The Tag Collection began as an accident. On the way to a studio on Melrose Avenue, I spotted a mid-fifties Ford pickup in the parking lot of an apartment. complex. Bright yellow with polished chrome, it had recently been restored by an owner in love. Unfortunately, the mid-morning light came through a fence that, combined with a cinder block wall, cast hard shadows across the grille. I shot anyway, hoping I could minimize the shadows in the digital darkroom.
Then I lay flat on the ground and got very close to the brighter yellow, 1956 license plate that completed the restoration. Because the sun was directly overhead, the truck’s grille put the plate in even, glowing shade.
On the computer, the images of the grille were all shadow, but the plate came through as I had seen it. I repaired a few scratches, increased the saturation, and as an afterthought cropped off the bottom four-fifths of the image. The 1950s ribbon across the top struck me as a new angle on the plate.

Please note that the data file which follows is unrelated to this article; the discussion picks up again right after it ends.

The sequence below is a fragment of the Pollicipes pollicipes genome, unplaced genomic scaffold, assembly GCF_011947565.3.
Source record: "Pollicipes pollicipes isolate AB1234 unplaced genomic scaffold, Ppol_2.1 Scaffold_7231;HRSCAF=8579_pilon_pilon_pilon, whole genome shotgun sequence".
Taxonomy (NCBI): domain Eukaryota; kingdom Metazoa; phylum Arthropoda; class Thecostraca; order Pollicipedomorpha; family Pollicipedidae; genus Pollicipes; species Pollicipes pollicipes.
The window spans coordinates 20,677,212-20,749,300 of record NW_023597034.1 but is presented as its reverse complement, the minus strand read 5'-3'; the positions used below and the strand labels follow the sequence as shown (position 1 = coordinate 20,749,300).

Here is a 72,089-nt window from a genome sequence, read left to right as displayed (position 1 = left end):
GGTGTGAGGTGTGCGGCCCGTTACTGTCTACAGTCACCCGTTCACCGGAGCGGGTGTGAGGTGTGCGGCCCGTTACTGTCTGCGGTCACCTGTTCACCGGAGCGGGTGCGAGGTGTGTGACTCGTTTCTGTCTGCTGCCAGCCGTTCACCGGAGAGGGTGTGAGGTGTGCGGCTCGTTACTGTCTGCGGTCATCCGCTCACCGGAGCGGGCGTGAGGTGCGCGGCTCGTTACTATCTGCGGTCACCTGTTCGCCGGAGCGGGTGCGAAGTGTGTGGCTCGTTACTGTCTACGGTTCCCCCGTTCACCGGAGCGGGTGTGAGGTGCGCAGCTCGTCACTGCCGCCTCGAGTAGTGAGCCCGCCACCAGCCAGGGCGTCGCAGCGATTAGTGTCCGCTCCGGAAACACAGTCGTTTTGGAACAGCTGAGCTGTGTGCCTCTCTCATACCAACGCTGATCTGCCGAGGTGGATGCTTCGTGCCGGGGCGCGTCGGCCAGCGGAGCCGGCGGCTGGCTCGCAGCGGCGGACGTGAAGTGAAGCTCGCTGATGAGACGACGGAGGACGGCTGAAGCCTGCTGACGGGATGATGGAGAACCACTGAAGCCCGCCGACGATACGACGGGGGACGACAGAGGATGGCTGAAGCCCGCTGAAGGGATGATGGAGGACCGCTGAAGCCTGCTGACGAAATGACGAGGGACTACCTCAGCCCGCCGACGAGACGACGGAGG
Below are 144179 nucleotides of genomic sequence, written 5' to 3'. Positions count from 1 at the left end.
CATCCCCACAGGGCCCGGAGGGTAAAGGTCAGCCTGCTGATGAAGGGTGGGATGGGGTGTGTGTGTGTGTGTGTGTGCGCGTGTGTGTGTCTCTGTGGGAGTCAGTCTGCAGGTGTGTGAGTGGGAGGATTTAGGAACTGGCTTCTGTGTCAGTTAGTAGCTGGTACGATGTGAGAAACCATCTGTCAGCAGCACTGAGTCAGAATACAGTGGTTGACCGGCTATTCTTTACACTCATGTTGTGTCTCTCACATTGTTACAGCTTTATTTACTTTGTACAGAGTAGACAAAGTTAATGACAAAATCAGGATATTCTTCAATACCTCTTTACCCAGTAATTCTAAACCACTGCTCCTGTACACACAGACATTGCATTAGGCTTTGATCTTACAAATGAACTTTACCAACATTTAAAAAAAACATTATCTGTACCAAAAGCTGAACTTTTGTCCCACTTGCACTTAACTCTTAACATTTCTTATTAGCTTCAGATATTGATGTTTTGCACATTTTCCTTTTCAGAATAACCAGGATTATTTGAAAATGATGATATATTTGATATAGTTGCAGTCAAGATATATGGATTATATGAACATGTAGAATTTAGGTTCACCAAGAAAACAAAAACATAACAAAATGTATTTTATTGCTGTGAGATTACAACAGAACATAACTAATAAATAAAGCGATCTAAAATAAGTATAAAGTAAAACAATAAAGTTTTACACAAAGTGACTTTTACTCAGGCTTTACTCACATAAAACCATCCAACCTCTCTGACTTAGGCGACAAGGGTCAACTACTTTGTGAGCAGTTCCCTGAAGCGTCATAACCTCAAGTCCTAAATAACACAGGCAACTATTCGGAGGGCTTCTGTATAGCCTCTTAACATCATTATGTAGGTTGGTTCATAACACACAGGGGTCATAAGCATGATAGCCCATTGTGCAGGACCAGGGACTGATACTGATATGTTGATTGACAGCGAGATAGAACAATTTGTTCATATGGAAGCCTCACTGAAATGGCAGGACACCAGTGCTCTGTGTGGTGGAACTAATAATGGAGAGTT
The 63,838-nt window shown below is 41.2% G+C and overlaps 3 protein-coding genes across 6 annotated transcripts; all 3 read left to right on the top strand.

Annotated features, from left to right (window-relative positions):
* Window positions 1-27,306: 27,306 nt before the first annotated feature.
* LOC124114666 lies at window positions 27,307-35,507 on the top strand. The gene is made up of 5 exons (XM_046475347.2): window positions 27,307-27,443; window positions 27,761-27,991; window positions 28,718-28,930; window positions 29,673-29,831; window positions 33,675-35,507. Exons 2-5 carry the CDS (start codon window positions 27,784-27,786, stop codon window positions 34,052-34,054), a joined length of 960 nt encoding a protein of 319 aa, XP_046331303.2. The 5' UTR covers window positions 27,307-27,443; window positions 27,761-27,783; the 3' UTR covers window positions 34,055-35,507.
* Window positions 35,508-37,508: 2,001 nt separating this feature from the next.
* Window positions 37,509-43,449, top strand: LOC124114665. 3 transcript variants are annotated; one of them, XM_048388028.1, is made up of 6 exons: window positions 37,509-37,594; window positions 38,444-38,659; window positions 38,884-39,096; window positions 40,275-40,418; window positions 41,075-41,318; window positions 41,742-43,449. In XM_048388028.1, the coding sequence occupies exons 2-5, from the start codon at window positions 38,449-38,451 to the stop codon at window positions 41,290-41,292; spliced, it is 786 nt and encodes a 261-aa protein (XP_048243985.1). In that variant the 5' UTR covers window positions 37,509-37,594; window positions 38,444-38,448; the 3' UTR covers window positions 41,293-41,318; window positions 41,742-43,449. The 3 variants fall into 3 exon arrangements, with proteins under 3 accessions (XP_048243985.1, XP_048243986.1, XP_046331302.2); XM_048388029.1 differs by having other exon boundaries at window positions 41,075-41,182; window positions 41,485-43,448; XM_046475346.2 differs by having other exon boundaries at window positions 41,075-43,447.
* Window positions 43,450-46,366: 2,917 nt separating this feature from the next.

The result led me to order it silkscreened on a batch of shirts that week, and they sold the moment we put them on the site.
The ’50s Tag Tee’s success surprised me, but I think the design has power because it speaks to a generation who got their first cars in high school in the ’50s, when gas was less than a dime a gallon. They remember the freedom they felt, the wonder of cruising away their worries in California. The shirt became the company’s bestseller.